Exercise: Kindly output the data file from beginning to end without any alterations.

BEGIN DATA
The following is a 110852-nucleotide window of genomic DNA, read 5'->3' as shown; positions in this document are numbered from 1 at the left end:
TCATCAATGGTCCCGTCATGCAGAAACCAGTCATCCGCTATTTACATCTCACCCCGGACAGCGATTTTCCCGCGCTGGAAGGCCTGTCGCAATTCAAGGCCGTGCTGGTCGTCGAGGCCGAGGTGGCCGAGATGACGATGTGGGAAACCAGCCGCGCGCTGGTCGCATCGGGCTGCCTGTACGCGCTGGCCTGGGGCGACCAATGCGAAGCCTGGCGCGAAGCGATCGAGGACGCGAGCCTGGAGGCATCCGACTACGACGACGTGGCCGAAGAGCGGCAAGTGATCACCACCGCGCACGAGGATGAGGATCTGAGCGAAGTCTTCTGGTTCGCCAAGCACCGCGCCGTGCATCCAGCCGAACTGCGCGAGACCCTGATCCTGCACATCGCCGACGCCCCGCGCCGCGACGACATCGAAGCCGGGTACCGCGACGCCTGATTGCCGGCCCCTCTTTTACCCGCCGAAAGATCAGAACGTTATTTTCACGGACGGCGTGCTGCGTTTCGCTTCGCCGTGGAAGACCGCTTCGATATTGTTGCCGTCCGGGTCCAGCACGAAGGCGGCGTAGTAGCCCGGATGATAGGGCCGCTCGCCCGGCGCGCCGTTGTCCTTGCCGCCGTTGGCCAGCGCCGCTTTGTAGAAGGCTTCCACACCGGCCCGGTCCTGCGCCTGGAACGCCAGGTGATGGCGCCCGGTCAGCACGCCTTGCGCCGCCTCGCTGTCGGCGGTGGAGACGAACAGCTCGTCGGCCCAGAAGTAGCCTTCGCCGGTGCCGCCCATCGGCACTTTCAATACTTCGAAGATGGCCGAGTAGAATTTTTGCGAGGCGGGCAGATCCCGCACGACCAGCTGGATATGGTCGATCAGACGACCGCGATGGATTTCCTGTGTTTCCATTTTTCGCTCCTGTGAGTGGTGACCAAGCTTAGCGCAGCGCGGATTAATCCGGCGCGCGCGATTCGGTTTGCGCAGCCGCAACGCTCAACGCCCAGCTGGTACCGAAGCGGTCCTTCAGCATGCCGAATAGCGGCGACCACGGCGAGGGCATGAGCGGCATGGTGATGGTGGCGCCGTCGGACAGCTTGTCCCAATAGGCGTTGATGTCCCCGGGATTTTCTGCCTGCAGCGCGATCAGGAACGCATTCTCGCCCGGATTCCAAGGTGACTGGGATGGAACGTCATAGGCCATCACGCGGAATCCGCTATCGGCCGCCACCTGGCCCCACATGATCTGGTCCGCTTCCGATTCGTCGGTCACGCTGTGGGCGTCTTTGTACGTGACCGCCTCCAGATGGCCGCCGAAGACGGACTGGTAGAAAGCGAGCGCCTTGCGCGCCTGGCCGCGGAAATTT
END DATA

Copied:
The following is a 110852-nucleotide window of genomic DNA, read 5'->3' as shown; positions in this document are numbered from 1 at the left end:
TCATCAATGGTCCCGTCATGCAGAAACCAGTCATCCGCTATTTACATCTCACCCCGGACAGCGATTTTCCCGCGCTGGAAGGCCTGTCGCAATTCAAGGCCGTGCTGGTCGTCGAGGCCGAGGTGGCCGAGATGACGATGTGGGAAACCAGCCGCGCGCTGGTCGCATCGGGCTGCCTGTACGCGCTGGCCTGGGGCGACCAATGCGAAGCCTGGCGCGAAGCGATCGAGGACGCGAGCCTGGAGGCATCCGACTACGACGACGTGGCCGAAGAGCGGCAAGTGATCACCACCGCGCACGAGGATGAGGATCTGAGCGAAGTCTTCTGGTTCGCCAAGCACCGCGCCGTGCATCCAGCCGAACTGCGCGAGACCCTGATCCTGCACATCGCCGACGCCCCGCGCCGCGACGACATCGAAGCCGGGTACCGCGACGCCTGATTGCCGGCCCCTCTTTTACCCGCCGAAAGATCAGAACGTTATTTTCACGGACGGCGTGCTGCGTTTCGCTTCGCCGTGGAAGACCGCTTCGATATTGTTGCCGTCCGGGTCCAGCACGAAGGCGGCGTAGTAGCCCGGATGATAGGGCCGCTCGCCCGGCGCGCCGTTGTCCTTGCCGCCGTTGGCCAGCGCCGCTTTGTAGAAGGCTTCCACACCGGCCCGGTCCTGCGCCTGGAACGCCAGGTGATGGCGCCCGGTCAGCACGCCTTGCGCCGCCTCGCTGTCGGCGGTGGAGACGAACAGCTCGTCGGCCCAGAAGTAGCCTTCGCCGGTGCCGCCCATCGGCACTTTCAATACTTCGAAGATGGCCGAGTAGAATTTTTGCGAGGCGGGCAGATCCCGCACGACCAGCTGGATATGGTCGATCAGACGACCGCGATGGATTTCCTGTGTTTCCATTTTTCGCTCCTGTGAGTGGTGACCAAGCTTAGCGCAGCGCGGATTAATCCGGCGCGCGCGATTCGGTTTGCGCAGCCGCAACGCTCAACGCCCAGCTGGTACCGAAGCGGTCCTTCAGCATGCCGAATAGCGGCGACCACGGCGAGGGCATGAGCGGCATGGTGATGGTGGCGCCGTCGGACAGCTTGTCCCAATAGGCGTTGATGTCCCCGGGATTTTCTGCCTGCAGCGCGATCAGGAACGCATTCTCGCCCGGATTCCAAGGTGACTGGGATGGAACGTCATAGGCCATCACGCGGAATCCGCTATCGGCCGCCACCTGGCCCCACATGATCTGGTCCGCTTCCGATTCGTCGGTCACGCTGTGGGCGTCTTTGTACGTGACCGCCTCCAGATGGCCGCCGAAGACGGACTGGTAGAAAGCGAGCGCCTTGCGCGCCTGGCCGCGGAAATTT